Home Secretary Theresa May discloses that radical preacher Abu Qatada could be prosecuted in Britain


Deputy Political Editor

Theresa May intensified her attack on European judges today for blocking Abu Qatada's deportation to Jordan as she disclosed that the radical preacher could be prosecuted in Britain.

The Home Secretary berated the Strasbourg-based European Court of Human Rights (ECHR) for having "moved the goalposts" in the legal battles over efforts to remove the Islamist cleric from the country.

Qatada has successfully resisted attempts to send him to Jordan for a decade, with the ECHR raising fears he could face trial there on evidence obtained by torture. British judges have also blocked his removal, leading to a fresh legal battle in this country over his fate.

Qatada, once described as Osama bin Laden's right-hand man in Europe, is currently in high-security Belmarsh prison in south-east London after breaching bail conditions.

Ms May, who has visited Jordan to obtain reassurances over Qatada's case, was challenged during tense exchanges with the Commons home affairs select committee over his continued presence in Britain.

The Conservative MP, Mark Reckless, accused her of "craven surrender" to the ECHR and asked why she was persisting with the same lawyers and the same legal strategy.

The committee's chairman, Keith Vaz, challenged her over a prediction a year ago that Qatada was about to be deported.

She replied: "It is deeply frustrating he is still here. We thought we had the assurances we needed from the Jordanian authorities."

Challenged over who was to blame for the impasse, Ms May said the ECHR changed part of the criteria it considered when assessing whether evidence could have been obtained by torture. She said: "The European court moved the goalposts."

Her comments come a month after she became the most senior Conservative to float the idea of leaving the European Convention on Human Rights, which is enforced by the court, because it interferes with Britain's ability to fight crime and control immigration.

She said: "By 2015 we'll need a plan for dealing with the European Court of Human Rights. And yes, I want to be clear that all options - including leaving the Convention altogether - should be on the table."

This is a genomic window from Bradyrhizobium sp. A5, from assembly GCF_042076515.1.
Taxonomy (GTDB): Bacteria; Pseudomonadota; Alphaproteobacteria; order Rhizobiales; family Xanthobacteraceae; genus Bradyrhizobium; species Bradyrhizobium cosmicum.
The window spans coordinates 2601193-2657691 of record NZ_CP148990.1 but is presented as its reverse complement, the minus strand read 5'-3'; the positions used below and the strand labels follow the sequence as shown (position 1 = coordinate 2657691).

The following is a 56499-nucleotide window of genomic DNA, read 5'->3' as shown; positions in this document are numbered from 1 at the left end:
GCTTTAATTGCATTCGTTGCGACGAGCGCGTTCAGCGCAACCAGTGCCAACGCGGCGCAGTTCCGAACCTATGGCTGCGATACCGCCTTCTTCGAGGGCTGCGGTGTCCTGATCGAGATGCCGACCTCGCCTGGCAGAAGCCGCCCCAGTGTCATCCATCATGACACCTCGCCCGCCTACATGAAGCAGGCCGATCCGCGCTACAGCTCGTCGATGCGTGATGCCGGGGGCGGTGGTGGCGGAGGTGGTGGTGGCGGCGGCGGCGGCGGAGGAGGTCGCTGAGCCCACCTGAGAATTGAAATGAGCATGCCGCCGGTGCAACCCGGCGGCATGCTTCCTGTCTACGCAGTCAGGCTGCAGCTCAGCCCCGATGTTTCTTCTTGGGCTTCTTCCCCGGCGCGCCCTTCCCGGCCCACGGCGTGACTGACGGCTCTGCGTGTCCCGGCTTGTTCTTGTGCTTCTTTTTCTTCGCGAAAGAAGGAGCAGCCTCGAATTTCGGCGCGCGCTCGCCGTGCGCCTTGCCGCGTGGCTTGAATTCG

During her appearance yesterday, Ms May told MPs that police and the Crown Prosecution Service "have looked and continue to look at what evidence is available" for Qatada's prosecution in this country.

They are considering whether he could be prosecuted over breaching his bail conditions and over extremist material allegedly discovered in his house, she said.

Qatada has lived in Britain since 1993 when he arrived on a forged passport. He was re-arrested last month after spending seven months in jail in 2012 for alleged bail breaches.

He us being detained on immigration legislation, which means he can only be held if there is a realistic prospect of deportation.

Mr Vaz said after the meeting: "I am very disappointed it appears there is no road map in place for deporting Abu Qatada. It is exactly a year since the Home Secretary said he would be on a plane 'soon', but it seems we have run out of runway."

Chris Bryant, the shadow Immigration Minister, accused Ms May of allowing Qatada's lawyers to "run rings around her department" and of bungling her strategy for removing him.

The Home Secretary also confirmed police numbers would be boosted at the London Marathon this weekend in the light of Boston Marathon bombings on Monday.

She said: "They've made some adjustments to policing. They've put in some increased policing for the marathon."

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